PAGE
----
6. Panasonic KX-TGK220E: Best stylish cordless phone
Price when reviewed: £45 single | Check price at Amazon Panasonic’s cordless phone is so elegantly stylised that you might not even recognise it as a phone. The handset sits upright in its matching cradle to look like one smooth tapered cylinder, with only the blue LED on the rear to alert you when there’s a message or a call. Lift it out and it’s just like a regular DECT phone, with a simple keyboard layout and a nice, crisp monochrome screen.
Beyond the design there are plenty of great features, including a 30-minute answerphone, speakerphone and a nuisance call blocker, which can be set to block specific numbers, withheld numbers or numbers with a certain string of digits. On top of that there’s a useful Do Not Disturb mode that only allows calls from your nearest and dearest – or maybe crucial work calls – through. Call quality is great and there’s even an Eco mode to cut the radiation and minimise power consumption. Both inside and out, it’s an exceptional phone.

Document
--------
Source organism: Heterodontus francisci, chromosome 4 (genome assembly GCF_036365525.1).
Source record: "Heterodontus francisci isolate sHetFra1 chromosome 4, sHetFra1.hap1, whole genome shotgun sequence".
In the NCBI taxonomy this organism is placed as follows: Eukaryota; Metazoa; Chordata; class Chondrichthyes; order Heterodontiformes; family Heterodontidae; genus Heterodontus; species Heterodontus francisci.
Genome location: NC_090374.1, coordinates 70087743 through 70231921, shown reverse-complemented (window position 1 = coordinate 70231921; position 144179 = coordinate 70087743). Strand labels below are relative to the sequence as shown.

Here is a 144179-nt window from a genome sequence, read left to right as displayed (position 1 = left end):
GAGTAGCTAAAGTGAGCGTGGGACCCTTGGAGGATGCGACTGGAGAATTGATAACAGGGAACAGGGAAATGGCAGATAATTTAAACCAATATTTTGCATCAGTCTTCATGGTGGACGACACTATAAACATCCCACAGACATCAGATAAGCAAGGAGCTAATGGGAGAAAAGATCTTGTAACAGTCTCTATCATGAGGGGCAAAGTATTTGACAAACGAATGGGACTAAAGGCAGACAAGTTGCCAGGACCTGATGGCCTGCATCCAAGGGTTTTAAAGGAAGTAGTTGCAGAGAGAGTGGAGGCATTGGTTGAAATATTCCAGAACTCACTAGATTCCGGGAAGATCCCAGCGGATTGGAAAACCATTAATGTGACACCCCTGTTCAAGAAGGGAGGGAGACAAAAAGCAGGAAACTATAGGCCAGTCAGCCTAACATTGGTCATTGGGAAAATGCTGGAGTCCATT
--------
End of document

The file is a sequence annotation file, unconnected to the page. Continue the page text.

Key specs – Type: DECT phone with mono screen; Phonebook: 120 entries; Answerphone: 30 minutes; Speakerphone: Yes; Nuisance call blocking: Yes; Talk time: 18 hours; Standby time: 200 hours
7. BT Elements: Best cordless phone for the garden